Before Western contact, Native Hawaiians were able to feed a population of one million while following a sustainable way of life, according to the documentary, “Na Kupu Mana`olana — Seeds of Hope.” But in the last 50 years alone, half of Hawaiian farmland has been developed and today, 85 percent of the state’s food is imported.

“We are currently in a crisis,” said Robert Harris, director of Sierra Club Hawaii, in the documentary.

The film, produced by The Hawaii Rural Development Council (HRDC), premiered on Molokai at Kalaniana`ole Hall Saturday night. It highlighted the state’s agricultural evolution and the unsustainable challenges we’re currently facing as a community.…

Molokai: Ground Zero of Hawaiian Culture

Sunday, November 17th, 2013

Molokai: Ground Zero of Hawaiian Culture

 

Community Contributed

By Winfield DuBresque

The breath of history has revealed another fine example of what lies at the heart of our little island of Molokai. The artist’s name is Norman DeCosta, a quiet and respectful native who lives by the sea with his wife, Hokunani and his dog, Palaka. Who would think that this much decorated survivor of the Vietnam War could harbor the subtle dynamics that flow throughout his recently-released CD, “Pohai Na Mele”?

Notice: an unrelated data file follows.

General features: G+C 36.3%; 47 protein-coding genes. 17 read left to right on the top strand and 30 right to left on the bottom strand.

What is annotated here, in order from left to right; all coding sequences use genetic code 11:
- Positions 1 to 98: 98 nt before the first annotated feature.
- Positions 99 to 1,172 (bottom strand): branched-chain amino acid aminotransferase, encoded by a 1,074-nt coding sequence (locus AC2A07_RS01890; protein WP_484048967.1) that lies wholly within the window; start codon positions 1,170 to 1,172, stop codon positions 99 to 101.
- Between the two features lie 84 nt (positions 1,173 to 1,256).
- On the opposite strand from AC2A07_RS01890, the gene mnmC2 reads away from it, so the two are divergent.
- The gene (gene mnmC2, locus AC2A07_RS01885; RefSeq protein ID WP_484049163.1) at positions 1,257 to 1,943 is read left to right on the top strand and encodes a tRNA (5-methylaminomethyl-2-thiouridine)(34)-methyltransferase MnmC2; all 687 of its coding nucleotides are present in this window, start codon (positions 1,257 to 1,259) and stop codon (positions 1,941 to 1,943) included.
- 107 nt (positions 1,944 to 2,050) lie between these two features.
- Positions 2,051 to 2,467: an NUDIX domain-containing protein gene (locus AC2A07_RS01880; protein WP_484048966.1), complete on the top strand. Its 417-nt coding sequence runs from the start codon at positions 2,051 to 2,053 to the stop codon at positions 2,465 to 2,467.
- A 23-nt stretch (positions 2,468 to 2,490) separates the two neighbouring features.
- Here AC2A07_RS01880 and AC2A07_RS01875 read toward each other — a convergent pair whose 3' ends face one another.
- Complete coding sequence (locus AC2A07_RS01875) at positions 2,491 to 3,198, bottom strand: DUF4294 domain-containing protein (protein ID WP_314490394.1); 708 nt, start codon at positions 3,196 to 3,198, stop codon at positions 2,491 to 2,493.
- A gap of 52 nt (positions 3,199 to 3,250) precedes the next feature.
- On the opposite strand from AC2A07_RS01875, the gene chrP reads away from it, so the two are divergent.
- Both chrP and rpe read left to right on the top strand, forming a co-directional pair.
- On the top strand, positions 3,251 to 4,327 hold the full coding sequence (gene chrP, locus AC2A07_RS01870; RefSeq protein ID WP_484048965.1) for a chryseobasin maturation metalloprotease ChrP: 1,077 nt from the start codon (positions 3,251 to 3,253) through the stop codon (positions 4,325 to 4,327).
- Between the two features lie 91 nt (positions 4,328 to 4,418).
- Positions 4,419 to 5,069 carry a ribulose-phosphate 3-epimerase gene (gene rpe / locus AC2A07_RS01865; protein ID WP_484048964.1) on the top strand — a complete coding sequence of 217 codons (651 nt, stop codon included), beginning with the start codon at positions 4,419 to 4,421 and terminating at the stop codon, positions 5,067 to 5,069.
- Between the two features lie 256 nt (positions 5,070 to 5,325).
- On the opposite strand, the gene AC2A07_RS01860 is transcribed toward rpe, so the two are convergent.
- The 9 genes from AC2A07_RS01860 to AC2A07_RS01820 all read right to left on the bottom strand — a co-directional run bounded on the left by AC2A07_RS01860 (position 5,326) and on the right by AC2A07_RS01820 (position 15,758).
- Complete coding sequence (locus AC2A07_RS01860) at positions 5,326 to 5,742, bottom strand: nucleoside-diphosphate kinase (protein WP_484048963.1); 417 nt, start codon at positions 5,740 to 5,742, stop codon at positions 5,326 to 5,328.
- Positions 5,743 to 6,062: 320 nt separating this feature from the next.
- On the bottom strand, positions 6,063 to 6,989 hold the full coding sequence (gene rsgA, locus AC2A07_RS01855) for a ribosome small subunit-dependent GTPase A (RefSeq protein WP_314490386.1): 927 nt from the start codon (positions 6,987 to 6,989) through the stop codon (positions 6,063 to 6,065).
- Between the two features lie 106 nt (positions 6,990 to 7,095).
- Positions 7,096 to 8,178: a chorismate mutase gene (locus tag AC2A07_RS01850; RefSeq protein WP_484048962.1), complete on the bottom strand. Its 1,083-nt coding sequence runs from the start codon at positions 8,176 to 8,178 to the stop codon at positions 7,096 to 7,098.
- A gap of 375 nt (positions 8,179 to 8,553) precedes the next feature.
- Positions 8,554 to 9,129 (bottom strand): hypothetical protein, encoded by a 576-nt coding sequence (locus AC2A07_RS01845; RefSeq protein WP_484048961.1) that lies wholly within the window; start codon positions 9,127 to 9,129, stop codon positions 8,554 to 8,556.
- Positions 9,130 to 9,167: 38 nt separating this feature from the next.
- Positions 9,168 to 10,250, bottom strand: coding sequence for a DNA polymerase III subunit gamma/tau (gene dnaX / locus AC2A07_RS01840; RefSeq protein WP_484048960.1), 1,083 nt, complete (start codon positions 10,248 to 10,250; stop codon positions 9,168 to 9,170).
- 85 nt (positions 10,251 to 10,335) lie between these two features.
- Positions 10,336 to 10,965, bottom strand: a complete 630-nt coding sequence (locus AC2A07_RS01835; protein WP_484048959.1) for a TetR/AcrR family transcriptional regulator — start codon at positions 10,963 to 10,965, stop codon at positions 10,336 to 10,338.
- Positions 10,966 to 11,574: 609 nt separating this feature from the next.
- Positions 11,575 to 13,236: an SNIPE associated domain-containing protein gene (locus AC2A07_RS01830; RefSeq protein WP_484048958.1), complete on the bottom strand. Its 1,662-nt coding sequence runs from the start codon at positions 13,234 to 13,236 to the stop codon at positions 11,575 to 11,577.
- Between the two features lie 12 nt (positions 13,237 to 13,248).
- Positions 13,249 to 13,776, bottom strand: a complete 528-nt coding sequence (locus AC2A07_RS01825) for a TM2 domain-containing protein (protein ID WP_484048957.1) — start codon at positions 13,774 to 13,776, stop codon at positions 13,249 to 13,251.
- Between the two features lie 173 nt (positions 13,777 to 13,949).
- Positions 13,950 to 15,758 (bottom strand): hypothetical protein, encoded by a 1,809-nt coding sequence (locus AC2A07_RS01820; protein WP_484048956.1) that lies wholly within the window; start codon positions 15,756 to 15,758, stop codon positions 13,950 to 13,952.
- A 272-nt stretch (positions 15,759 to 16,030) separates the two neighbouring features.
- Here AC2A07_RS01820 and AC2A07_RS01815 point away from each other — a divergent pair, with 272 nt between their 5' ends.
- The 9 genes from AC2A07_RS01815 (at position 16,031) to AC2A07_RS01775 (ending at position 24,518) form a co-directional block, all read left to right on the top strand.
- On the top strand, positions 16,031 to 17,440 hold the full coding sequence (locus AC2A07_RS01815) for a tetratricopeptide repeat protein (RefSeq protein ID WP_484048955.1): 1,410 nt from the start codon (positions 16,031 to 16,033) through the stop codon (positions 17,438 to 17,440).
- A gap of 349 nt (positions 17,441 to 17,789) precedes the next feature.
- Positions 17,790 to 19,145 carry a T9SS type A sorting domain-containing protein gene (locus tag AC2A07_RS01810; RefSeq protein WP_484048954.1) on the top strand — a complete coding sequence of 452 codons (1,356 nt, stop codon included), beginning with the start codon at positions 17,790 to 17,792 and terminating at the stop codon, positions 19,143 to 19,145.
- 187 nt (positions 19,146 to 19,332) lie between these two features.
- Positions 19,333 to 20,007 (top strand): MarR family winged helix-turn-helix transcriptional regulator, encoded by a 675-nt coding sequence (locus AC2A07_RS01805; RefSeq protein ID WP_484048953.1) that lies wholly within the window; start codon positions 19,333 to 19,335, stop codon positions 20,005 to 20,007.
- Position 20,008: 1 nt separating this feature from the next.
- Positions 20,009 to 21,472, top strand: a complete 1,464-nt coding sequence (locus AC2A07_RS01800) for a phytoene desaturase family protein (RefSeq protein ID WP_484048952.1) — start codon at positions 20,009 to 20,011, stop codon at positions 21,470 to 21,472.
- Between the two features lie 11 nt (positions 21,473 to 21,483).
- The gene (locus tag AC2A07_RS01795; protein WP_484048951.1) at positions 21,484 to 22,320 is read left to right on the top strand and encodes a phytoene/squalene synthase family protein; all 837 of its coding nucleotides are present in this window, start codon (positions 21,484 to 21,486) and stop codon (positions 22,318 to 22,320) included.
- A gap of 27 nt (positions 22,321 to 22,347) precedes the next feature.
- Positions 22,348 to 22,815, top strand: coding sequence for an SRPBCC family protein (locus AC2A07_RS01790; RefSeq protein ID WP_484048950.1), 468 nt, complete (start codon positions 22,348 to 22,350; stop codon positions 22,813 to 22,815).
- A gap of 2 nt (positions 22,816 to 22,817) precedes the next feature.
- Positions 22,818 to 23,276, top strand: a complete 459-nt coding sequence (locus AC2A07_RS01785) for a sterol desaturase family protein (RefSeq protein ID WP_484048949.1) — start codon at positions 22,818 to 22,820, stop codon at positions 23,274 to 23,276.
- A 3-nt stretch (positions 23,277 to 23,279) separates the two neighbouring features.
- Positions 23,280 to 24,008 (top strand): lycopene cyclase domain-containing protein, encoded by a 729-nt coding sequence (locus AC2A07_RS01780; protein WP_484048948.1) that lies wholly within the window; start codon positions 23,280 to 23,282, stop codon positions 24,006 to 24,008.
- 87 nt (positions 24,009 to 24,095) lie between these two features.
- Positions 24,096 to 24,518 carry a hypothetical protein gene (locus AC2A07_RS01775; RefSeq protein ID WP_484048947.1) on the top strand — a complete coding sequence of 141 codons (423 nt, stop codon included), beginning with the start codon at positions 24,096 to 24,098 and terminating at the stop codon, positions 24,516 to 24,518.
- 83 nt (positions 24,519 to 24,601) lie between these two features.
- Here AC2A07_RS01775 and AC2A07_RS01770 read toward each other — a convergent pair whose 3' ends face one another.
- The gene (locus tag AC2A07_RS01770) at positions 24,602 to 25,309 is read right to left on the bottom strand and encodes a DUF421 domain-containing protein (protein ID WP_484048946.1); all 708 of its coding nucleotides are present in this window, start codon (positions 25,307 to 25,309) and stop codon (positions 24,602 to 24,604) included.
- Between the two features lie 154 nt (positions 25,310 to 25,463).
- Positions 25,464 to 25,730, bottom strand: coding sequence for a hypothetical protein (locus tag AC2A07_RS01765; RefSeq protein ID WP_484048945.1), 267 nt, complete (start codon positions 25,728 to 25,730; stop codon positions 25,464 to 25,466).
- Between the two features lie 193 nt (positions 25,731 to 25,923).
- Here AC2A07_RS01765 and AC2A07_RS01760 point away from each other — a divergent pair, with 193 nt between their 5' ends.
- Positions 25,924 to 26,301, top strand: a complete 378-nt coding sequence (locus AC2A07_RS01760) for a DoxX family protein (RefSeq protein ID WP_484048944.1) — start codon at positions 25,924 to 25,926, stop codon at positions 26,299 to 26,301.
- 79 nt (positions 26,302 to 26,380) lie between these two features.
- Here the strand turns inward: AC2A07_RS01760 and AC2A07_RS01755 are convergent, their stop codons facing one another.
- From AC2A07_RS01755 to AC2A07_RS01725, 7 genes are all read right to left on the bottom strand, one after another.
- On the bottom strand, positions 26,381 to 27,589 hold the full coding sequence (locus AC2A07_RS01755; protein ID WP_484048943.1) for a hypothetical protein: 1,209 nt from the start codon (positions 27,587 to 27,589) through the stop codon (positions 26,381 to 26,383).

All the words and fancy rhetoric in the world are thrown to the wind by the simple, quiet devotion that flows from his voice and guitar.…

Bennett Pottery Annual Show and Sale

Sunday, November 17th, 2013

Bennett Pottery News Release

One of the first human technologies was the creation of fire-hardened clay.  In pre-industrial societies artisan/craft people and their families, and then craft guilds created items of daily use.  Goods were produced locally and the household had direct contact with the creator.  In some cultures, due to the reverence for the marriage of earth and nature, ceramics is esteemed as the highest form of art.  The trade of valued items such as ceramics influenced early geo-politics.

Today, archaeologists trace the development of cultures through the remnant pieces of ceramic ware.  The introduction of the English and Japanese folk art movement into the universities of the 1950s rekindled ceramics as an art form in the U.S.…

Ropin’ in the Rain

Thursday, November 14th, 2013

Ropin’ in the Rain